The system 50 also includes a discrete phase modulator 70. An exemplary discrete phase modulator system suitable for the purpose is described in U.S. Pat. No. 5,673,051. The discrete phase modulator 70 produces a signal SPhaseMod(nT+τ)=eiφ(n)eiω(nT+τ), where φ(n) is the phase correction from the phase modulator that is held constant over a pulse, and ω is the center frequency of interest. For this application, φ(n) is a linear phase sequence given by φ(n)=nωDDST.
The filtered DDS signal and the phase modulator signal are mixed together at mixer function 80, to provide the composite signal SComposite(nT+τ)=(exp(iφ(n)) exp(iω(nT+τ)MDDS(τ)). The filtered DDS signal also can be provided to a mixer for use in generating a local oscillator signal, as will be described below.
Both the DDS and the discrete phase modulator are well suited to their roles in an exemplary implementation. The DDS typically includes a digital-to-analog converter (DAC), and is very good at accurately reproducing the same waveform pulse-to-pulse by resetting the initial phase of the DDS to the same value at the start of each pulse. The DDS generates an internal numerical sequence as a result of its operation that is input to the DAC. In this way, the internal sequence of the DDS, which drives the DDS DAC, repeats pulse-to-pulse, since the resetting causes the arithmetic operations to repeat. This will result in any errors introduced by the DAC to also be reproduced every pulse.
The discrete phase modulator provides a very accurate technique of generating pulse-to-pulse phase modulations. Furthermore, the pulse-to-pulse phase correction can include an additional phase sequence, which can be used to frequency offset the radar return (linear phase sequence) and produce a ranging waveform (quadratic phase sequence). This additional phase modifies φ(n) to a different linearly increasing sequence or a quadratically increasing sequence. The use of these phase sequences is described in U.S. Pat. No. 5,673,051, at column 4, lines 26-55, and FIGS. 4-5.
An exemplary radar system 100 employing the invention is shown in FIG. 3. The radar system employs a frequency generator 102 to generate all the constant frequency signals to be supplied throughout the radar system. The DDS 60, discrete phase modulator 70 and mixer 80 generate the signals as discussed above regarding FIG. 1. The output of mixer 80 is provided to a pulse gating circuit 104 which gates the RF signal and produces pulses. The output of the pulse gating circuit 104 is mixed at mixer 106 with a constant frequency signal to upconvert the signal to the transmit frequency to generate a pulsed radar transmit signal, which is sent to the radar system antenna.
The DDS output signal is also mixed with a constant frequency signal from the frequency generator 102 at mixer 114 to generate a local oscillator signal which is mixed at mixer 108 with the receive signals from the antenna. The downconverted signals are filtered by filter 110, and the filtered signals are converted to digital form by analog-to-digital converter (ADC) 112. A Range/Doppler processor 130 performs range/doppler processing of the digitized signals in a conventional manner.
The system 100 includes a controller 120 which issues commands and control signals to the discrete phase modulator 70, the DDS 60, the pulse gating circuit 104 and the ADC 112. Thus, the controller 120 controls the DDS to reset the DDS for each pulse. For the DDS, the controller provides the resetting time strobe each pulse and other commands needed by the DDS to control the fine frequency and the pulse compression waveform. For the phase modulator, the controller provides the phase correction sequence and a time strobe that establishes the start and duration of each phase. The controller also controls the pulse gating, establishing the position and duration of each pulse. The controller also decides which outputs of the ADC are sent to the processor.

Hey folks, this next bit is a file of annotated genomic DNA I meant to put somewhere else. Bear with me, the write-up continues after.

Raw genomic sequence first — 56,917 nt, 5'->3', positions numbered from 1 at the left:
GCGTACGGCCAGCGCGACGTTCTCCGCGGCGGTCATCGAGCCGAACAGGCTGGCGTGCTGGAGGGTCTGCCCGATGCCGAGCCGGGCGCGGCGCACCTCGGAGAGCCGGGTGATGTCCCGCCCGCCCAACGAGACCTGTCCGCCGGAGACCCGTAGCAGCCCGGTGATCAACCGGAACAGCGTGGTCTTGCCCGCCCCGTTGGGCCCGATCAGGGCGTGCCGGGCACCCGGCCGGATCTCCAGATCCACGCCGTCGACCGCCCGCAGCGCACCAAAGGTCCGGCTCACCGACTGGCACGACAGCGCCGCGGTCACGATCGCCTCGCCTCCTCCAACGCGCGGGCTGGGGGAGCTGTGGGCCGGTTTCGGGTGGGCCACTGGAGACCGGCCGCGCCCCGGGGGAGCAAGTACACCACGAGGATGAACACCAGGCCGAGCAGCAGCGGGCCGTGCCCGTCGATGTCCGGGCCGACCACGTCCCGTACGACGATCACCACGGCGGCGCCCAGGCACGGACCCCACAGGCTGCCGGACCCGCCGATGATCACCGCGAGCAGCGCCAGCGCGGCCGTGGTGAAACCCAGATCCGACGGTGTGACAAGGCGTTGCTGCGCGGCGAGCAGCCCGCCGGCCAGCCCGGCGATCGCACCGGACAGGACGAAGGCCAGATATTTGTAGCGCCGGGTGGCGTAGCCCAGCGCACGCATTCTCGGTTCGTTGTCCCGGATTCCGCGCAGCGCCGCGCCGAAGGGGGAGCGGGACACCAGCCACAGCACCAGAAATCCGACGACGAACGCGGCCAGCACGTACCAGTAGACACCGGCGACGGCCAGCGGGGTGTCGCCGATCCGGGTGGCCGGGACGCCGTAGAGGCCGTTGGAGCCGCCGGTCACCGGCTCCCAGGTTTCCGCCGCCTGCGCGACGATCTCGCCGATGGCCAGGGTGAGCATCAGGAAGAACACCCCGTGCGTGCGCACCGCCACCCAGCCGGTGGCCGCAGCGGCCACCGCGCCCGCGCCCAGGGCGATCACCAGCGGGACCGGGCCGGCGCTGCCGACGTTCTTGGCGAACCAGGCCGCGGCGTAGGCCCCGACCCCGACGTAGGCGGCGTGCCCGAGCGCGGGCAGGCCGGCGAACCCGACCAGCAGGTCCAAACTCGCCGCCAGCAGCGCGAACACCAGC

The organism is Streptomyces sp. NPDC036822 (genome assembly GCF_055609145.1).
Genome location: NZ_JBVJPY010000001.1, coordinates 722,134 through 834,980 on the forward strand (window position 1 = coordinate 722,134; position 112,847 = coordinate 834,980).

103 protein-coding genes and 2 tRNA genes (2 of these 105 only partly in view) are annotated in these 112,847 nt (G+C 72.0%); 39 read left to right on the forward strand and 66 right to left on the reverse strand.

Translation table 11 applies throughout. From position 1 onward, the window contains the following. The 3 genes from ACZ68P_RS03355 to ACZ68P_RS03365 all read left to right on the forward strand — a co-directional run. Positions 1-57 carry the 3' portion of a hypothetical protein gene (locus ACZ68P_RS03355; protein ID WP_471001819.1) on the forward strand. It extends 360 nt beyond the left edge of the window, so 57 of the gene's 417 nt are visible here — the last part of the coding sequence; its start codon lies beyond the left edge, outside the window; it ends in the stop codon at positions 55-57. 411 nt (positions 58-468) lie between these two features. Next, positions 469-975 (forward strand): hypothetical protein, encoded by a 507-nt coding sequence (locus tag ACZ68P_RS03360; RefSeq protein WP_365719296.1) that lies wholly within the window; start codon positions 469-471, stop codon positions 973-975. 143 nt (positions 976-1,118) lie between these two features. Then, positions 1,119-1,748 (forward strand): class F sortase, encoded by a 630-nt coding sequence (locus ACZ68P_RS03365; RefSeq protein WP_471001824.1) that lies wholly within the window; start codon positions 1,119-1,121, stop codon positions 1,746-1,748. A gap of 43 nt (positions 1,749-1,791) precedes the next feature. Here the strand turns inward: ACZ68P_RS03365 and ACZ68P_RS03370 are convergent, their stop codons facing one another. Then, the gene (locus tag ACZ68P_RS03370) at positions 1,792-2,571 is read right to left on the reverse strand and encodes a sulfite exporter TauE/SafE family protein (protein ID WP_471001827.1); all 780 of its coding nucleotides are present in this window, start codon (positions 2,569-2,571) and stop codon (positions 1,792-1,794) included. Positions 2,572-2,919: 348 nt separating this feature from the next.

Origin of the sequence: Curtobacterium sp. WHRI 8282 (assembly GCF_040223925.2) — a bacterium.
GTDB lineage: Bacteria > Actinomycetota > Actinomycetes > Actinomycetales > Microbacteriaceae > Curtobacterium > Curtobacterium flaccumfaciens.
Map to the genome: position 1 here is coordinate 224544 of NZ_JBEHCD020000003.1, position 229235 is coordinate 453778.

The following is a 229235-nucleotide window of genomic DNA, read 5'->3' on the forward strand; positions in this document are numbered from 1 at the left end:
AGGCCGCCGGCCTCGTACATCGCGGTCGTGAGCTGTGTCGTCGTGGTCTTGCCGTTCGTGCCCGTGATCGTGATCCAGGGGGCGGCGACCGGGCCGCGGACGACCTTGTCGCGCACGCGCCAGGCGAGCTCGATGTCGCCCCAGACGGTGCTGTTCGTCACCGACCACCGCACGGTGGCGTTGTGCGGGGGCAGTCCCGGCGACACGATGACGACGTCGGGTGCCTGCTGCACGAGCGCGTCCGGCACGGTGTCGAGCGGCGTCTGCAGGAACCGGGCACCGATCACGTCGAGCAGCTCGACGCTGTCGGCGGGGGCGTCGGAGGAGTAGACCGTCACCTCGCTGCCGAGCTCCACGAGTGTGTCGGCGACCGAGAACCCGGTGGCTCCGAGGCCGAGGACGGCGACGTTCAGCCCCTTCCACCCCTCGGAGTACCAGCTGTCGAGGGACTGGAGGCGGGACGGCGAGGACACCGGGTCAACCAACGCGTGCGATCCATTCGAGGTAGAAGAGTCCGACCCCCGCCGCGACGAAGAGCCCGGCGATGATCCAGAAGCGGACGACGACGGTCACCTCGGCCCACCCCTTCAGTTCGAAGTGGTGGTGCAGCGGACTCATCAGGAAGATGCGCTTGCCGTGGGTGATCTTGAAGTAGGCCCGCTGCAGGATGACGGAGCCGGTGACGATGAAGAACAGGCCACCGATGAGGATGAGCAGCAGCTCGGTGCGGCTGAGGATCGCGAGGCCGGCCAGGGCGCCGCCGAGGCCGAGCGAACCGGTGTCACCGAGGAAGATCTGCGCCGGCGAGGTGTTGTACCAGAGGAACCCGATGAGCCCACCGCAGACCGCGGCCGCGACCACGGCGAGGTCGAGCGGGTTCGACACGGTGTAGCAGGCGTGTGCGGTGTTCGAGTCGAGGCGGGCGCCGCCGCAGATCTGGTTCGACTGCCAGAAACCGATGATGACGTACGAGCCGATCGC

To illustrate the operation of the radar system 100 with the DDS, consider a DDS whose spectrum is shown in FIG. 2 where the lines in the spectrum are due to typical imperfections in the DDS. Using a DDS of this quality in a conventional manner in a radar exciter causes lines in the Doppler spectrum of the radar resulting in false target declarations or degraded sensitivity. However, restarting the DDS pulse-to-pulse and using the discrete phase modulator in accordance with the invention will produce a radar spectrum that is free of spurs, but the primary line is slightly wider. This is illustrated in FIGS. 4A and 4B, which compare the ideal Doppler filter response (FIG. 4A) to the distorted Doppler filter response (FIG. 4B). This increased width is a function of the relative velocity between the radar and a scatterer that produces the return. As the velocity increases, the width increases in a known manner. For situations when the relative velocity is not excessively high, such as found in airborne radar applications, the degradation does not effect performance.
The effect illustrated in FIGS. 4A and 4B is due to the phenomenon that repeating the DDS sequence, and hence the DDS distortions, causes the distorted spectrum of FIG. 2 to be rescaled in frequency due to scatterer motion. For target or clutter returns, the rescaling of the spectrum of FIG. 2 changes the axis from Megahertz to tens of hertz, and FIG. 4B is the result of convolving the scaled DDS distorted spectrum with the doppler filter response.
It is understood that the above-described embodiments are merely illustrative of the possible specific embodiments which may represent principles of the present invention. Other arrangements may readily be devised in accordance with these principles by those skilled in the art without departing from the scope and spirit of the invention.
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|1||A Digital Frequency Synthesizer,Joseph Tierney et al., IEEE Transactions on Audio and Electroacoustics,Col. AU-19, No. 1, pp. 48-57, Mar. 1971.|
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|Citing Patent||Filing date||Publication date||Applicant||Title|
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|U.S. Classification||342/202, 327/106|
|International Classification||G01S13/26, G01S7/282, G01S7/03|
|Cooperative Classification||G01S7/282, G01S7/03, G01S13/26|
|European Classification||G01S7/282, G01S7/03, G01S13/26|
|Aug 28, 2000||AS||Assignment|
|Mar 15, 2006||FPAY||Fee payment|
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|Mar 18, 2010||FPAY||Fee payment|
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|Mar 5, 2014||FPAY||Fee payment|